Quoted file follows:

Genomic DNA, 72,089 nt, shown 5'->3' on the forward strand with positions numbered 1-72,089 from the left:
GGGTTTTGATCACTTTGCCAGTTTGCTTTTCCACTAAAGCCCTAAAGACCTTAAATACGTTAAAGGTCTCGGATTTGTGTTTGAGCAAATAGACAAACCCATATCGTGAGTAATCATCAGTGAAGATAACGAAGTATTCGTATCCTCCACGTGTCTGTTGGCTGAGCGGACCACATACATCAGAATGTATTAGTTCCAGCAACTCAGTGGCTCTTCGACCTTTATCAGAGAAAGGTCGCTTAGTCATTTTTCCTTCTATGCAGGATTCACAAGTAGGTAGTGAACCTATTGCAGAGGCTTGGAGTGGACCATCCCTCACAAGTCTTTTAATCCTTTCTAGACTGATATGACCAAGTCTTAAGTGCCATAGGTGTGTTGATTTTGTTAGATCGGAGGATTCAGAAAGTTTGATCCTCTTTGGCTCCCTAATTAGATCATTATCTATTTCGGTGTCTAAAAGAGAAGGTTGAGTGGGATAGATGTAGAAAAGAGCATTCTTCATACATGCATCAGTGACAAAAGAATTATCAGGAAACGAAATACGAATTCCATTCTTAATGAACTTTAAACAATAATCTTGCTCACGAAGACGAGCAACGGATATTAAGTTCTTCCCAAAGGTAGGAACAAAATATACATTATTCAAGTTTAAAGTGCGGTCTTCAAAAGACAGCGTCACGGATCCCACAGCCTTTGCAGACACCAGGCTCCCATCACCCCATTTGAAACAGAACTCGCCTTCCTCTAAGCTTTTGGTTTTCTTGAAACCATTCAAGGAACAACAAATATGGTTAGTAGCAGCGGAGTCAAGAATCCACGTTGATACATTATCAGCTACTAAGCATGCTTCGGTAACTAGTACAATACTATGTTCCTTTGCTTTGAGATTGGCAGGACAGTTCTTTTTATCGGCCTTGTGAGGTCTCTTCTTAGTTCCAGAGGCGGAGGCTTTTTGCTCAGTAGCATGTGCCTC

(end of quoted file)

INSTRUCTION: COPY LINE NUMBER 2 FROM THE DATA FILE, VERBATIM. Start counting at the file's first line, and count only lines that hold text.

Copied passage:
GGGTTTTGATCACTTTGCCAGTTTGCTTTTCCACTAAAGCCCTAAAGACCTTAAATACGTTAAAGGTCTCGGATTTGTGTTTGAGCAAATAGACAAACCCATATCGTGAGTAATCATCAGTGAAGATAACGAAGTATTCGTATCCTCCACGTGTCTGTTGGCTGAGCGGACCACATACATCAGAATGTATTAGTTCCAGCAACTCAGTGGCTCTTCGACCTTTATCAGAGAAAGGTCGCTTAGTCATTTTTCCTTCTATGCAGGATTCACAAGTAGGTAGTGAACCTATTGCAGAGGCTTGGAGTGGACCATCCCTCACAAGTCTTTTAATCCTTTCTAGACTGATATGACCAAGTCTTAAGTGCCATAGGTGTGTTGATTTTGTTAGATCGGAGGATTCAGAAAGTTTGATCCTCTTTGGCTCCCTAATTAGATCATTATCTATTTCGGTGTCTAAAAGAGAAGGTTGAGTGGGATAGATGTAGAAAAGAGCATTCTTCATACATGCATCAGTGACAAAAGAATTATCAGGAAACGAAATACGAATTCCATTCTTAATGAACTTTAAACAATAATCTTGCTCACGAAGACGAGCAACGGATATTAAGTTCTTCCCAAAGGTAGGAACAAAATATACATTATTCAAGTTTAAAGTGCGGTCTTCAAAAGACAGCGTCACGGATCCCACAGCCTTTGCAGACACCAGGCTCCCATCACCCCATTTGAAACAGAACTCGCCTTCCTCTAAGCTTTTGGTTTTCTTGAAACCATTCAAGGAACAACAAATATGGTTAGTAGCAGCGGAGTCAAGAATCCACGTTGATACATTATCAGCTACTAAGCATGCTTCGGTAACTAGTACAATACTATGTTCCTTTGCTTTGAGATTGGCAGGACAGTTCTTTTTATCGGCCTTGTGAGGTCTCTTCTTAGTTCCAGAGGCGGAGGCTTTTTGCTCAGTAGCATGTGCCTC